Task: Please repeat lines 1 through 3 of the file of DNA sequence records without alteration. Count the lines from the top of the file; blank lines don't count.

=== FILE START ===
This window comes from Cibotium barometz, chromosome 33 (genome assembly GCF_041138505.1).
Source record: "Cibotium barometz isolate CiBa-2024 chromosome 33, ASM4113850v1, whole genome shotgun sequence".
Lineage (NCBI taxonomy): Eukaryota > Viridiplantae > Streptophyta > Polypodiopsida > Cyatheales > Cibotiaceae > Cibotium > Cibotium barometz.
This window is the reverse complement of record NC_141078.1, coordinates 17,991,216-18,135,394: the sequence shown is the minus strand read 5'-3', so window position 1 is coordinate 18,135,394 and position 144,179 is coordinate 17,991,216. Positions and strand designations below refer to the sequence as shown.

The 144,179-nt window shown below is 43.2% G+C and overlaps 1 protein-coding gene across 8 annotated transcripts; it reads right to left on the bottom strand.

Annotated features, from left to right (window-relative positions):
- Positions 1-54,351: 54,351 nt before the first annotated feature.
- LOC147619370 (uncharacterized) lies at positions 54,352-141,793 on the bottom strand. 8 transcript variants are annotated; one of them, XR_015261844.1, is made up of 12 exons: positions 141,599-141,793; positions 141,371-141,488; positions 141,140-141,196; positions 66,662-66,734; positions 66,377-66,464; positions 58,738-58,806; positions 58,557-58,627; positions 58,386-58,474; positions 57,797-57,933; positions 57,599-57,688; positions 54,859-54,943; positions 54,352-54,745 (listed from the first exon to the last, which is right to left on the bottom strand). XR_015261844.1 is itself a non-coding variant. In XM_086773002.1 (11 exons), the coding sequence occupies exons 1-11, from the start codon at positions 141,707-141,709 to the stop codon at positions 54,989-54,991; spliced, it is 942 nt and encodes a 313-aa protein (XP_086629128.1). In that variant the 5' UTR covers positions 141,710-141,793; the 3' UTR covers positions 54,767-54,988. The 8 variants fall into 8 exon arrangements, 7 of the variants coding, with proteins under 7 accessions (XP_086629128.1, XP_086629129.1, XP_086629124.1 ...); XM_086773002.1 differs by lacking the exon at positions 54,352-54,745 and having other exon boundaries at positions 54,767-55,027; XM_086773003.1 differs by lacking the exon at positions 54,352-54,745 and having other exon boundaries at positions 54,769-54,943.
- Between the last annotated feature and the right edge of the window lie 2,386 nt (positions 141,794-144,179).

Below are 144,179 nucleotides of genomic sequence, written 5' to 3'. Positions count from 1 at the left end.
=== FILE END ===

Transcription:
This window comes from Cibotium barometz, chromosome 33 (genome assembly GCF_041138505.1).
Source record: "Cibotium barometz isolate CiBa-2024 chromosome 33, ASM4113850v1, whole genome shotgun sequence".
Lineage (NCBI taxonomy): Eukaryota > Viridiplantae > Streptophyta > Polypodiopsida > Cyatheales > Cibotiaceae > Cibotium > Cibotium barometz.